Notable Misconception Mentions: Ethics and Diversity, Equity, and Inclusion (DEI) Are Interchangeable 53

Another Notable Mention: Software Developers Are Only Responsible for Societal Outcomes Stemming from Their Code 54

Limits of Tech and Data Ethics 55

Summary 57

Notes 57

Chapter 3 Bias 61

Types of Bias 62

Defining Bias 63

Concrete Example of Biases 65

The Bias Wheel 70

Before You Code 73

Case Study Scenario: Data Sourcing for an Employee Candidate Resume Database 77

Case Study Scenario: Data Manipulation for an Employee Candidate Resume Database 78

Case Study Scenario: Data Interpretation for an Employee Candidate Resume Database 82

Bias Messaging 83

Summary 83

Notes 84

Chapter 4 Computational Thinking in Practice 87

Ready to Code 88

The Shampoo Algorithm 89

Computational Thinking 91

Coding Environments 93

Algorithmic Justice Practice 95

Code Cloning 97

Socio-Techno-Ethical Review: 101

Socio-Techno-Ethical Review: 103

Socio-Techno-Ethical Review: 109

Summary 114

Notes 114

Part II Accountability 117

Chapter 5 Messy Gathering Grove 119

Ask the Why Question 120

Collection 124

Open Source Dataset Example: Deciding Data Ownership 127

Open Source Dataset Example: Considering Data Privacy 129

Reformat 133

Summary 139

Notes 139

Chapter 6 Inconsistent Storage Sanctuary 143

Ask the "What" Question 144

Files, Sheets, and the Cloud 146

Decisions in a Vacuum 149

Case Study: Black Twitter 150

Modeling Content Associations 153

Manipulating with SQL 158

Summary 160

Notes 161

Chapter 7 Circus of Misguided Analysis 163

Ask the "How" Question 164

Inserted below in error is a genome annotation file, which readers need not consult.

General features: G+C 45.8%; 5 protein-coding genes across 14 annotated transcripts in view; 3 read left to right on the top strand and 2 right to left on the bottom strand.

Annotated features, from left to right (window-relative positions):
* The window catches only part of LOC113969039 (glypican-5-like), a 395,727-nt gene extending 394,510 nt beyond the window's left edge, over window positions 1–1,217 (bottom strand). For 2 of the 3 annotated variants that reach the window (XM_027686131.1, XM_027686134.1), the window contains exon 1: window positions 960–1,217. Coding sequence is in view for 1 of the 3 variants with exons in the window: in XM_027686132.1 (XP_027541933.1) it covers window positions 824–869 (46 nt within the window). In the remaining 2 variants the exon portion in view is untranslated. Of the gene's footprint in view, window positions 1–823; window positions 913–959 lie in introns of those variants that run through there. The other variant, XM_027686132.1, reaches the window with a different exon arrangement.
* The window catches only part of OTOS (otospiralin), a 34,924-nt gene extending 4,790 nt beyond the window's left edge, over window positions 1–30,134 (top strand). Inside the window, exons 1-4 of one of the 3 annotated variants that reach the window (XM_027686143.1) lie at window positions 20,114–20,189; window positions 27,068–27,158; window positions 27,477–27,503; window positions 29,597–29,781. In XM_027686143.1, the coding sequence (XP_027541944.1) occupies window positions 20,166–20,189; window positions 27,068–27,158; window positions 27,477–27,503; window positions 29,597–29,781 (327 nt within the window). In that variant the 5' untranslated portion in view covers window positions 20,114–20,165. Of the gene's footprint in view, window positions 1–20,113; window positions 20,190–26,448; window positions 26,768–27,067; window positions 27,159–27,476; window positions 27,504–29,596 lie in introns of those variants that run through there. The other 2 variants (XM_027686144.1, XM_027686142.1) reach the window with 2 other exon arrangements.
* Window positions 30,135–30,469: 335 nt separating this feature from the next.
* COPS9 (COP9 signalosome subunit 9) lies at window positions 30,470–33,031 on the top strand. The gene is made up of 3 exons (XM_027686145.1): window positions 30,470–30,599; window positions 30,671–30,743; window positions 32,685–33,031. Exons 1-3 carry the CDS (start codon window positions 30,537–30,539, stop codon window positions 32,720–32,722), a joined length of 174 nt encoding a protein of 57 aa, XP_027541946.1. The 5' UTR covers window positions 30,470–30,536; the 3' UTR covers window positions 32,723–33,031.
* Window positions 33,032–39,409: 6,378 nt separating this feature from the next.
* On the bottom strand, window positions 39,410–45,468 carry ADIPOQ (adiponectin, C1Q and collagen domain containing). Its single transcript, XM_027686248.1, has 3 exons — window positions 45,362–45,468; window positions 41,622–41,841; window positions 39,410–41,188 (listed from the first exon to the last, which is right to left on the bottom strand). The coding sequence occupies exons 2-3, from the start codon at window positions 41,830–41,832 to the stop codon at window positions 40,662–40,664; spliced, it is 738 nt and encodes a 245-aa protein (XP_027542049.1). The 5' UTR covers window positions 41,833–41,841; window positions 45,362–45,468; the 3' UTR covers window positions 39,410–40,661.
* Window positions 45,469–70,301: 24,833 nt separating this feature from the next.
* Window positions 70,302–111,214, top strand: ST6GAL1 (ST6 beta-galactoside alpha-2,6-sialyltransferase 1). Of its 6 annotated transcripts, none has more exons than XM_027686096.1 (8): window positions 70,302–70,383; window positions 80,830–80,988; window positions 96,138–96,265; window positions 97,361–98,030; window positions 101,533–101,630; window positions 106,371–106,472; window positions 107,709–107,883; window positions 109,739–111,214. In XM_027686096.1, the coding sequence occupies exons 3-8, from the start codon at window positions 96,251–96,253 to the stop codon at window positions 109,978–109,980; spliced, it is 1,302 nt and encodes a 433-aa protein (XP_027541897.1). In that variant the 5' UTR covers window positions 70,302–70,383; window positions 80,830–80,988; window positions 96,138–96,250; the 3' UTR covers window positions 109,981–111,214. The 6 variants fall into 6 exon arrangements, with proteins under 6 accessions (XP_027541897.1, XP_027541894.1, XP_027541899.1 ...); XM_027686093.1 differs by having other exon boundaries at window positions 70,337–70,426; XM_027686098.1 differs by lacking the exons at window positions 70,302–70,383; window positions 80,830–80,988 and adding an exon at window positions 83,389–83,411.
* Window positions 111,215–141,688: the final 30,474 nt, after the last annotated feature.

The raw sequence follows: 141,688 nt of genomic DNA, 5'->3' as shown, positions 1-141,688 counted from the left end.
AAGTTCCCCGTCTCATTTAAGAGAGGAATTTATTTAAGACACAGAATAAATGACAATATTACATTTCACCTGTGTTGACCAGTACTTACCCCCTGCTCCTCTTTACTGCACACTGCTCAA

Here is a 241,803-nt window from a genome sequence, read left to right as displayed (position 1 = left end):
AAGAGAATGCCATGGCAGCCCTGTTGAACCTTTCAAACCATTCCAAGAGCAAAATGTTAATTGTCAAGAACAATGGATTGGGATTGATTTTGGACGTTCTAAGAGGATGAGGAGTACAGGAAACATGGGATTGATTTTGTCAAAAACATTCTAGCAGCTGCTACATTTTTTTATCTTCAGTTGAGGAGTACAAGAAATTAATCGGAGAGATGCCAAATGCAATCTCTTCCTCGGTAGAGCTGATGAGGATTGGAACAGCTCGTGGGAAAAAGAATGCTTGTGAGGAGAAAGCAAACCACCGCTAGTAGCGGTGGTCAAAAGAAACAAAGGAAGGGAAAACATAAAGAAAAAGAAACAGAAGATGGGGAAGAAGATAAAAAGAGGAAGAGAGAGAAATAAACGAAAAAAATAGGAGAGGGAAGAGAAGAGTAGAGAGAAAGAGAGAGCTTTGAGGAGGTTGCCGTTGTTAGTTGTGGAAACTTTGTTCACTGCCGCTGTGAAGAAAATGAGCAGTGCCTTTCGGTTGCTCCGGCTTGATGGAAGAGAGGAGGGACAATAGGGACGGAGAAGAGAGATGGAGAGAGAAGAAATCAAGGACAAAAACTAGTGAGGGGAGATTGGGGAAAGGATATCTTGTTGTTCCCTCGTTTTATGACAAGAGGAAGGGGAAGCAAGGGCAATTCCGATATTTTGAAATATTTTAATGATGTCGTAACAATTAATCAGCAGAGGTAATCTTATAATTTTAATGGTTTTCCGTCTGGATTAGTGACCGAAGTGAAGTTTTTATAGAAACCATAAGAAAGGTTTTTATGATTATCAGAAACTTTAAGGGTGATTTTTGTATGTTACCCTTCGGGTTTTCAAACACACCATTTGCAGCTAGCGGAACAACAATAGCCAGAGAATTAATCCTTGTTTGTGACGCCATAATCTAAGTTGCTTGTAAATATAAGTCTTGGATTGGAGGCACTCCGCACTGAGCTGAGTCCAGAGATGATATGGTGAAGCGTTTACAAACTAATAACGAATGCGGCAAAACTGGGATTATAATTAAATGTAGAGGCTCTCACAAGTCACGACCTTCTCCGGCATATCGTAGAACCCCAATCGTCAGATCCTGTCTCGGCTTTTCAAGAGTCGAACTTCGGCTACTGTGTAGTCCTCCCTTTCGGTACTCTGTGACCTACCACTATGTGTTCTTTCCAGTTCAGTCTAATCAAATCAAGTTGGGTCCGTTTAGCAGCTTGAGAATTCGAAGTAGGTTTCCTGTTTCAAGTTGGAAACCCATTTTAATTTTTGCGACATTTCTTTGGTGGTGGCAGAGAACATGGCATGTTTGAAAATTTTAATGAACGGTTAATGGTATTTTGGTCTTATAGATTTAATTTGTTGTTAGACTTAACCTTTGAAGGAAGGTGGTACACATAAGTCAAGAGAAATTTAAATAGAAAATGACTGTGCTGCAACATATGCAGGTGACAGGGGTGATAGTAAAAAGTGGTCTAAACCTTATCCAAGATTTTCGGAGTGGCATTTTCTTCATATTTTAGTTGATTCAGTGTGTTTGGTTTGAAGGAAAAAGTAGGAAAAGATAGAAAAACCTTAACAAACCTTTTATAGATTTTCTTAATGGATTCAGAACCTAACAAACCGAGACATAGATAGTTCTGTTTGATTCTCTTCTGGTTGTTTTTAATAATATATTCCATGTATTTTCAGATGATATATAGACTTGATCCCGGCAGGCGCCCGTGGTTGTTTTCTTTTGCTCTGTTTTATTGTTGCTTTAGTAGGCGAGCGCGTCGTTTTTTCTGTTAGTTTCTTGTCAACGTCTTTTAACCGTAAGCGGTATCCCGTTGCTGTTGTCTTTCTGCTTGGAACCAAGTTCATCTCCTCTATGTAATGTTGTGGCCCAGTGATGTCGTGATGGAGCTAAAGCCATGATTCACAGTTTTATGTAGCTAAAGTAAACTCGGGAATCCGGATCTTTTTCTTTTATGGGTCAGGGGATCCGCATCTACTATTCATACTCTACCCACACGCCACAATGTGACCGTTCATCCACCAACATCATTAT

Misevaluating the "Cleaned" Dataset 169

Overautomating k, K, and Thresholds 177

Deepfake Technology 179

Not Estimating Algorithmic Risk at Scale 185

Summary 187

Notes 187

Chapter 8 Double-Edged Visualization Sword 191

Ask the "When" Question 192

Critiquing Visual Construction 197

Disabilities in View 201

Pretty Picture Mirage 204

Case Study: SAT College Board Dataset 207

Summary 208

Notes 209

Part III Governance 213

Chapter 9 By the Law 215

Federal and State Legislation 216

International and Transatlantic Legislation 219

Regulating the Tech Sector 221

Summary 228

Notes 228

Chapter 10 By Algorithmic Influences 231

Group (Re)Think 232

Flyaway Fairness 238

Algorithmic Fairness 239

Broadening Fairness 241

Moderation Modes 245

Double Standards 246

Calling Out Algorithmic Misogynoir 252

Data and Oversight 254

Summary 256

Notes 256

Chapter 11 By the Public 263

Freeing the Underestimated 264

Learning Data Civics 267

The State of the Data Industry 271

Living in the 21st Century 273

Condemning the Original Stain 277

Tech Safety in Numbers 279

Summary 283

Notes 283

Appendix A Code for 287

A 287

B 288

C 288

D 289

Appendix B Code for 291

A 291

B 294

C 295

Appendix C Code for 297

A 297

B 300

C 301

D 303

Appendix D Pseudocode for 305

Appendix E The Data Visualisation Catalogue's Visualization Types 309

Appendix F Glossary 313

Index 315